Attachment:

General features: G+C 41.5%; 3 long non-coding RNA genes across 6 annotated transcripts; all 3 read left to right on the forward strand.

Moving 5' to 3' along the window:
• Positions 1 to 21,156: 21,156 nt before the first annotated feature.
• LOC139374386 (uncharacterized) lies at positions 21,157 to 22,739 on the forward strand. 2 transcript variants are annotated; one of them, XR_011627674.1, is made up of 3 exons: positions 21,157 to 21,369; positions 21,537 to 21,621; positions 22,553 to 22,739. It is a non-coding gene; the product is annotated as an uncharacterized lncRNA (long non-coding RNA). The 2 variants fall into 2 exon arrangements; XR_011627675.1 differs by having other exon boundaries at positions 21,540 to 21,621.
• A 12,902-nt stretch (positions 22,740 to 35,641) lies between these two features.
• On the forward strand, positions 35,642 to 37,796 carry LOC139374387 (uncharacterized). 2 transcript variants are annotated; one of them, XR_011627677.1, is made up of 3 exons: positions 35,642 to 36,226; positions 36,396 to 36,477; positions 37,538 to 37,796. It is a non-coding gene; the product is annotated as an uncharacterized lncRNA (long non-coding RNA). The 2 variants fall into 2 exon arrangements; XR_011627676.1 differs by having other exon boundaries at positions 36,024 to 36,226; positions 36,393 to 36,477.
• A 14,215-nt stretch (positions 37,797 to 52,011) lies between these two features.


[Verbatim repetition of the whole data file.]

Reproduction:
General features: G+C 41.5%; 3 long non-coding RNA genes across 6 annotated transcripts; all 3 read left to right on the forward strand.

Moving 5' to 3' along the window:
• Positions 1 to 21,156: 21,156 nt before the first annotated feature.
• LOC139374386 (uncharacterized) lies at positions 21,157 to 22,739 on the forward strand. 2 transcript variants are annotated; one of them, XR_011627674.1, is made up of 3 exons: positions 21,157 to 21,369; positions 21,537 to 21,621; positions 22,553 to 22,739. It is a non-coding gene; the product is annotated as an uncharacterized lncRNA (long non-coding RNA). The 2 variants fall into 2 exon arrangements; XR_011627675.1 differs by having other exon boundaries at positions 21,540 to 21,621.
• A 12,902-nt stretch (positions 22,740 to 35,641) lies between these two features.
• On the forward strand, positions 35,642 to 37,796 carry LOC139374387 (uncharacterized). 2 transcript variants are annotated; one of them, XR_011627677.1, is made up of 3 exons: positions 35,642 to 36,226; positions 36,396 to 36,477; positions 37,538 to 37,796. It is a non-coding gene; the product is annotated as an uncharacterized lncRNA (long non-coding RNA). The 2 variants fall into 2 exon arrangements; XR_011627676.1 differs by having other exon boundaries at positions 36,024 to 36,226; positions 36,393 to 36,477.
• A 14,215-nt stretch (positions 37,797 to 52,011) lies between these two features.